Growing Hardy Kiwi
Growing this fruit-producing vine is really quite simple if you’re in hardiness zones 3-9 (find your zone here). First, start with both a male and a female plant. This is a must to produce fruit. We recommend planting at least one male plant for every five female plants that you have. Hardy Kiwi plants prefer full sun and average to well-draining soil.
These vigorous vines produce small, white flowers in the early summer, followed by greenish-yellow fruits in the late summer and into the fall. Be sure to provide support for the large vines and prune regularly, cutting back the non-flowering parts. To harvest the Hardy Kiwifruits, wait as late as possible into the fall once the fruit has ripened. If you’re threatened with frost before the fruit ripens, harvest and ripen the fruits in the refrigerator.
Looking for an easy-care, drought-tolerant perennial to ignite your garden into the autumn months? Sedum, also known as Stonecrop, grows in any sunny spot and each one looks so phenomenally different, you’ll want them all in your garden! We are carrying over 10 new varieties for spring 2014 and have highlighted a few of them below.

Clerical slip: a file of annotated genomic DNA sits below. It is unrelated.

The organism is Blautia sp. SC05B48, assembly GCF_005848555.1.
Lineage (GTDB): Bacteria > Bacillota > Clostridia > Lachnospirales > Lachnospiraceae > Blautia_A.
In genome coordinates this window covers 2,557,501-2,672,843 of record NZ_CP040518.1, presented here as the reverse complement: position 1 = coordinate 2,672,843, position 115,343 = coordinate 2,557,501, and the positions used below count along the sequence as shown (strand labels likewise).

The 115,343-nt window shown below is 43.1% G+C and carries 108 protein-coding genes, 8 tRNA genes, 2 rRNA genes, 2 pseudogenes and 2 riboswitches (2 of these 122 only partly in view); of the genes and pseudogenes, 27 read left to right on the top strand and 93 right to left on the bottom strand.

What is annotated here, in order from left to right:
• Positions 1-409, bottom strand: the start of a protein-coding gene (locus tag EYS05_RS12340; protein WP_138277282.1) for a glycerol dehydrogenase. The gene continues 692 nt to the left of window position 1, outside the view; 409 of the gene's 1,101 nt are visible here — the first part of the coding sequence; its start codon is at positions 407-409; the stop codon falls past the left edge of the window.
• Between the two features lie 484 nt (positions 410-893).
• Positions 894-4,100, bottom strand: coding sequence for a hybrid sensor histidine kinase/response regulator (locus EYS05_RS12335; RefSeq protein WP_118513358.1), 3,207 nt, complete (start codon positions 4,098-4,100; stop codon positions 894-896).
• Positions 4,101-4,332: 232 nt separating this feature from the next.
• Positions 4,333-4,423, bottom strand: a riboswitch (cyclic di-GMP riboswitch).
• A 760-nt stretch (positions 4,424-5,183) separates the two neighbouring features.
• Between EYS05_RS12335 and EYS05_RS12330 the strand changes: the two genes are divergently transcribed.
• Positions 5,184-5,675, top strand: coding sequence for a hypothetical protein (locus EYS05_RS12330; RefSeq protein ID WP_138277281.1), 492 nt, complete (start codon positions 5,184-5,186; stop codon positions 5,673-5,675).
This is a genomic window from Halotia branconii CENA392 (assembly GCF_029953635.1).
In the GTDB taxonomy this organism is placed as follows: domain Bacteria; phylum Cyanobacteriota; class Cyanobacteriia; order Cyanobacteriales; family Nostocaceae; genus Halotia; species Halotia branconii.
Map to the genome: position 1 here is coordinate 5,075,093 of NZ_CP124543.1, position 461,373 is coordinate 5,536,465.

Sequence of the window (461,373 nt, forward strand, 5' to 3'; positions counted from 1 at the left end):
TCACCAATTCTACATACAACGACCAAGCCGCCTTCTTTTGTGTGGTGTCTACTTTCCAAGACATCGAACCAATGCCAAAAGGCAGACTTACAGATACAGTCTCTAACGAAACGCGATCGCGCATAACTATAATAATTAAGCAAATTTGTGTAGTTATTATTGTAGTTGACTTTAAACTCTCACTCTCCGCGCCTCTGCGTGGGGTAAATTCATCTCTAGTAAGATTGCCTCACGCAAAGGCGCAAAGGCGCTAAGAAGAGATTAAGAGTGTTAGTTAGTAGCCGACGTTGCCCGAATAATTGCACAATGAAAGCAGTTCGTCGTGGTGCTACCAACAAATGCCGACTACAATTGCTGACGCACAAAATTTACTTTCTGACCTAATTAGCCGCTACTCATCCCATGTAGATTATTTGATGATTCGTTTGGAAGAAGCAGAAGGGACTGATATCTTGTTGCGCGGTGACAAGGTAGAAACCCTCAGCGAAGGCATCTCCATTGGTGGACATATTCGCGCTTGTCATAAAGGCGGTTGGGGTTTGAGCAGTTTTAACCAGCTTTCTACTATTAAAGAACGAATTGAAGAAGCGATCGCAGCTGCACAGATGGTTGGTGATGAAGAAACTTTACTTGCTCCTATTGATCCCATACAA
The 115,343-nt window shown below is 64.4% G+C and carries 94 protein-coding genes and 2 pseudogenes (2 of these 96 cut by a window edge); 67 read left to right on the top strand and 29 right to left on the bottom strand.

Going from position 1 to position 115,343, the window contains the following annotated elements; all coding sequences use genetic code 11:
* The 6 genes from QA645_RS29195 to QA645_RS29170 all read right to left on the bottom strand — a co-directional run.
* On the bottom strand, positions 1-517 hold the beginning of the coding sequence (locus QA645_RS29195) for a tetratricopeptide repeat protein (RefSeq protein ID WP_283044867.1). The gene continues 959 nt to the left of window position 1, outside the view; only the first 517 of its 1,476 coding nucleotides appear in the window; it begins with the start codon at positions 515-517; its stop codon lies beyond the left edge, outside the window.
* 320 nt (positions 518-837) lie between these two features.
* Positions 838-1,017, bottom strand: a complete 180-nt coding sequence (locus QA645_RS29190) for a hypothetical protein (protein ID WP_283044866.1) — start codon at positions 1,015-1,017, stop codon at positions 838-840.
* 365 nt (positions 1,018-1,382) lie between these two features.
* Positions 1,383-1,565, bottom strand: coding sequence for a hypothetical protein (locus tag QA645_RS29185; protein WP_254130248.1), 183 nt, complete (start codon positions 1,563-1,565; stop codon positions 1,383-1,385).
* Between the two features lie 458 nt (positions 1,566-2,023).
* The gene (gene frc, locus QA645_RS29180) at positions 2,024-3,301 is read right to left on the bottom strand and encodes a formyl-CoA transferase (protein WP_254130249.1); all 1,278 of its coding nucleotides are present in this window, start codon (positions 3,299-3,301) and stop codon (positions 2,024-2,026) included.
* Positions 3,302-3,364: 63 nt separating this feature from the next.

Purple Form is extremely easy-to-grow, thriving in any sunny spot. Blue/grey foliage changes to purple in the winter months and elegant pink flowers emerge in late summer.Â
Round, bean-shaped foliage changes from bright green to red in the summer months. This Sedum prefers full sun and is drought-tolerant.Â
From the Sedum Sunsparkler Series, this variety boasts deep, cherry-red foliage in the late summer through fall. Cherry Tart is drought-tolerant and prefers full sun.
This variety of Sedum withstands partial shade and is often the first to bloom in spring, adding elegance to the garden floor with pure-white, star-shaped blooms.
This easy-to-grow groundcover boasts vibrant green foliage with maroon highlights, offsetting rosy-red flowers in the late summer.